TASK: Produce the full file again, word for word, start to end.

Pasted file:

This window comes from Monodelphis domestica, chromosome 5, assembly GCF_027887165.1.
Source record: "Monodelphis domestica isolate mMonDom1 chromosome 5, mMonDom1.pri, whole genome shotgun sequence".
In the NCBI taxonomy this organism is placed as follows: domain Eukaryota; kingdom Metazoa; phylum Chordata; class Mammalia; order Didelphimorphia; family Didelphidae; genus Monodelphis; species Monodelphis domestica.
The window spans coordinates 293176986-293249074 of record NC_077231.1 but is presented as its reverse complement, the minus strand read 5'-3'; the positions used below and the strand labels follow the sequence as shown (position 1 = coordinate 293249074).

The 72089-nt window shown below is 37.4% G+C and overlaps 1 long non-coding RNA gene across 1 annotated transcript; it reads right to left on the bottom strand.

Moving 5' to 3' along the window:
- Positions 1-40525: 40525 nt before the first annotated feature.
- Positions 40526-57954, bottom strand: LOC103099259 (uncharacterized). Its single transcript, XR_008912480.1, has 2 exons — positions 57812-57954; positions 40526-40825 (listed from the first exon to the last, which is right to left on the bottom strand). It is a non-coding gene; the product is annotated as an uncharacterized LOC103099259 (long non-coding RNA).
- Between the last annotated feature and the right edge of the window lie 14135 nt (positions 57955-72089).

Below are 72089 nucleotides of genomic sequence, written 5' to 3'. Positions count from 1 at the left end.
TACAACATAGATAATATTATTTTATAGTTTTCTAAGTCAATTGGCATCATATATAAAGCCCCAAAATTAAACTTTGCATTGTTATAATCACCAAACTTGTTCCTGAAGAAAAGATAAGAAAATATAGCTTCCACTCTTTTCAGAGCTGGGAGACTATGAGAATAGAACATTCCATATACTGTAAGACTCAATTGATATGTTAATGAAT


This window comes from Monodelphis domestica, chromosome 5, assembly GCF_027887165.1.
Source record: "Monodelphis domestica isolate mMonDom1 chromosome 5, mMonDom1.pri, whole genome shotgun sequence".
In the NCBI taxonomy this organism is placed as follows: domain Eukaryota; kingdom Metazoa; phylum Chordata; class Mammalia; order Didelphimorphia; family Didelphidae; genus Monodelphis; species Monodelphis domestica.
The window spans coordinates 293176986-293249074 of record NC_077231.1 but is presented as its reverse complement, the minus strand read 5'-3'; the positions used below and the strand labels follow the sequence as shown (position 1 = coordinate 293249074).

The 72089-nt window shown below is 37.4% G+C and overlaps 1 long non-coding RNA gene across 1 annotated transcript; it reads right to left on the bottom strand.

Moving 5' to 3' along the window:
- Positions 1-40525: 40525 nt before the first annotated feature.
- Positions 40526-57954, bottom strand: LOC103099259 (uncharacterized). Its single transcript, XR_008912480.1, has 2 exons — positions 57812-57954; positions 40526-40825 (listed from the first exon to the last, which is right to left on the bottom strand). It is a non-coding gene; the product is annotated as an uncharacterized LOC103099259 (long non-coding RNA).
- Between the last annotated feature and the right edge of the window lie 14135 nt (positions 57955-72089).

Below are 72089 nucleotides of genomic sequence, written 5' to 3'. Positions count from 1 at the left end.
TACAACATAGATAATATTATTTTATAGTTTTCTAAGTCAATTGGCATCATATATAAAGCCCCAAAATTAAACTTTGCATTGTTATAATCACCAAACTTGTTCCTGAAGAAAAGATAAGAAAATATAGCTTCCACTCTTTTCAGAGCTGGGAGACTATGAGAATAGAACATTCCATATACTGTAAGACTCAATTGATATGTTAATGAAT